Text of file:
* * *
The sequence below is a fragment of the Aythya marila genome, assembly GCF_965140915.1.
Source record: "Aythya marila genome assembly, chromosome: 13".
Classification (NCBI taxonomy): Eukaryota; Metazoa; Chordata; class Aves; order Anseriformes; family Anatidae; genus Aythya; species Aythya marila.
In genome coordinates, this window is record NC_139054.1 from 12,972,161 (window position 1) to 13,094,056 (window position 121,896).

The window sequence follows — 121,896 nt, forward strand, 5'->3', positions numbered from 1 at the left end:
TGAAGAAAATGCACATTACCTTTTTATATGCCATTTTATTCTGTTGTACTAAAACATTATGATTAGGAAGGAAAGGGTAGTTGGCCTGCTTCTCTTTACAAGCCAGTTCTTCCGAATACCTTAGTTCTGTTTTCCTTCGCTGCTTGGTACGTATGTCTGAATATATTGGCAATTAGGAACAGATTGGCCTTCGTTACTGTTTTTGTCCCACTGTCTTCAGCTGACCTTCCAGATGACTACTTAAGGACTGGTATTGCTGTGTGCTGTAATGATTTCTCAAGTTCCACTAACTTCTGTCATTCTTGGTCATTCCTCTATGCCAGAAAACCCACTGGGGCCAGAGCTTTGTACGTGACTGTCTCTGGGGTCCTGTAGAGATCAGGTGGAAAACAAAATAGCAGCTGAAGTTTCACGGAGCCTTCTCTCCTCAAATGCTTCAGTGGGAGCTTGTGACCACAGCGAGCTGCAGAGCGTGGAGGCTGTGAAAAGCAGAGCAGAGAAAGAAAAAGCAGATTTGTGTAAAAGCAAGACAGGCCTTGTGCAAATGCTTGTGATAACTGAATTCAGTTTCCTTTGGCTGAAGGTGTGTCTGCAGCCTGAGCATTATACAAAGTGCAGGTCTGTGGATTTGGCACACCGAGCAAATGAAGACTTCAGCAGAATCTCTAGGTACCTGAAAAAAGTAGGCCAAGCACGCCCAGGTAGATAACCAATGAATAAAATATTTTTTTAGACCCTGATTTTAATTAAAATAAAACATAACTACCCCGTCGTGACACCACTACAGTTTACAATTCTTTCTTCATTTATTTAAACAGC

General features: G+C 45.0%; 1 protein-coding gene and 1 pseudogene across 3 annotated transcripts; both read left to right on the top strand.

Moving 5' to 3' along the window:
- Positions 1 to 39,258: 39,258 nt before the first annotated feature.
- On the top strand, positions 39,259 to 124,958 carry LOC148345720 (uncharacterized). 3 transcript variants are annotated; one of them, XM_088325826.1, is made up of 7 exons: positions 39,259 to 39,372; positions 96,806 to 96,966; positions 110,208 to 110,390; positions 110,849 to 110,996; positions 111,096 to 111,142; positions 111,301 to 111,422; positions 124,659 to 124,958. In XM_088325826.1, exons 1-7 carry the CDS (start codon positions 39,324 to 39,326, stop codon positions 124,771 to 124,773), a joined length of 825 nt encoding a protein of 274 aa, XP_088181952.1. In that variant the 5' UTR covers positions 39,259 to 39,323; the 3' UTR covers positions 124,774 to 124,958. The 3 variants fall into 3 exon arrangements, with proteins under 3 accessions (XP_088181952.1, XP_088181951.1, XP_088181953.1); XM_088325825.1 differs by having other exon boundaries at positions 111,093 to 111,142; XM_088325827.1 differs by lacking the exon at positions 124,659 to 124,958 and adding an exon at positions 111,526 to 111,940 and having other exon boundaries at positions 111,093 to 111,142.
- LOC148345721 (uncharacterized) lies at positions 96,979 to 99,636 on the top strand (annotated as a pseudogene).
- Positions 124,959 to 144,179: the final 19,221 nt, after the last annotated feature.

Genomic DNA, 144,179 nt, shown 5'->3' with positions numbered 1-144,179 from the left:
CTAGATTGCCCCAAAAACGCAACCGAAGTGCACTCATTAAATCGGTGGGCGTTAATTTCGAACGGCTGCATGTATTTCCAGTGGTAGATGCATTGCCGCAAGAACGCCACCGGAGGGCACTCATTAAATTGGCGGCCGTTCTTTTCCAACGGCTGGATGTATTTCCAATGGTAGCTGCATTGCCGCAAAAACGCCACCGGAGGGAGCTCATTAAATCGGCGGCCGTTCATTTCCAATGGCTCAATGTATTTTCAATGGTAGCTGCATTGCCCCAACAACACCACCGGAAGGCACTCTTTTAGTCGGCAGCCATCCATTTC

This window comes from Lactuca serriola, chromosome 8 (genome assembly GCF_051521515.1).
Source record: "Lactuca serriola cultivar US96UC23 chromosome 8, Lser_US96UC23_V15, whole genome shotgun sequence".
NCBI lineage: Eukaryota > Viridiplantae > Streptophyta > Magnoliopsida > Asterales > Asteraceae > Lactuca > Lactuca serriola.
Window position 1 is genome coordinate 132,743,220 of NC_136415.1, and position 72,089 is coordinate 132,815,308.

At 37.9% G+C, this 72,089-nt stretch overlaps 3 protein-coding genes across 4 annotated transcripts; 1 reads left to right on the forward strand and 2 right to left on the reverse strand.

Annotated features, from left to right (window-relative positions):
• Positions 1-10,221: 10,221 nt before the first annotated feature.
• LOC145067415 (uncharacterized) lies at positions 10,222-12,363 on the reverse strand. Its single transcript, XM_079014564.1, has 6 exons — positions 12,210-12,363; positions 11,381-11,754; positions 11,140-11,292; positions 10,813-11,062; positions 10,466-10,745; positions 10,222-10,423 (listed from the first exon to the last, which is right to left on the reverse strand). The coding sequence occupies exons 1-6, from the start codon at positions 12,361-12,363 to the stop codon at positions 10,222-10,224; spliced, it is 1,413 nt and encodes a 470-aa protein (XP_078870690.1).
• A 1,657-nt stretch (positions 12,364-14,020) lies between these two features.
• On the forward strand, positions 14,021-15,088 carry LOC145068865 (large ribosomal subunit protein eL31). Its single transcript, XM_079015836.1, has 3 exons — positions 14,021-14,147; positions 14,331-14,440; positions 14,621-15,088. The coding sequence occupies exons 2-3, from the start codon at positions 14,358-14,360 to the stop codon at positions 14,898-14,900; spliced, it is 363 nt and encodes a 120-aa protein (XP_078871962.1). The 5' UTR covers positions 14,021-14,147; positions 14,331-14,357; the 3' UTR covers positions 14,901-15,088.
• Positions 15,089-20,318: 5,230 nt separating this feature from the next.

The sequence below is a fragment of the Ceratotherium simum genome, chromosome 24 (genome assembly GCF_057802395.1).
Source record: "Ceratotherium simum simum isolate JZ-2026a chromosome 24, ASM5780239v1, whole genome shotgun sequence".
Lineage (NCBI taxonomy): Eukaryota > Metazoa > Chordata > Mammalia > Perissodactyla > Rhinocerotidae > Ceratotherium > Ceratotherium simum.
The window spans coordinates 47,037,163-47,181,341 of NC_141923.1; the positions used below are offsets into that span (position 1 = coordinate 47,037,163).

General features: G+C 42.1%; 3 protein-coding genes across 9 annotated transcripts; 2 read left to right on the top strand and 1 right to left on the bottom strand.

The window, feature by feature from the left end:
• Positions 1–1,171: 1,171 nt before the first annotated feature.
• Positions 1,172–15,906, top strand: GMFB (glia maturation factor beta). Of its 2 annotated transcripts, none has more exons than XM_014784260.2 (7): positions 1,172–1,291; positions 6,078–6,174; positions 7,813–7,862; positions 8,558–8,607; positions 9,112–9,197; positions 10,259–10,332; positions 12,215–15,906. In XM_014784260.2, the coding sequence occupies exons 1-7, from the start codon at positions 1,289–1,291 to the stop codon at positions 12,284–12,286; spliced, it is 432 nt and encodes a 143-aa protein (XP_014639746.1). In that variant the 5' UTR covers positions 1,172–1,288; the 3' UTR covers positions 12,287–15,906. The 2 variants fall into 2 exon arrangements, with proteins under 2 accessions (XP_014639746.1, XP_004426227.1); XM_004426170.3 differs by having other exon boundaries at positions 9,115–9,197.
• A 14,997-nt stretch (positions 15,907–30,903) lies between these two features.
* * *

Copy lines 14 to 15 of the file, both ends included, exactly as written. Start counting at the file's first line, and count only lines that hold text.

CTAGATTGCCCCAAAAACGCAACCGAAGTGCACTCATTAAATCGGTGGGCGTTAATTTCGAACGGCTGCATGTATTTCCAGTGGTAGATGCATTGCCGCAAGAACGCCACCGGAGGGCACTCATTAAATTGGCGGCCGTTCTTTTCCAACGGCTGGATGTATTTCCAATGGTAGCTGCATTGCCGCAAAAACGCCACCGGAGGGAGCTCATTAAATCGGCGGCCGTTCATTTCCAATGGCTCAATGTATTTTCAATGGTAGCTGCATTGCCCCAACAACACCACCGGAAGGCACTCTTTTAGTCGGCAGCCATCCATTTC

This window comes from Lactuca serriola, chromosome 8 (genome assembly GCF_051521515.1).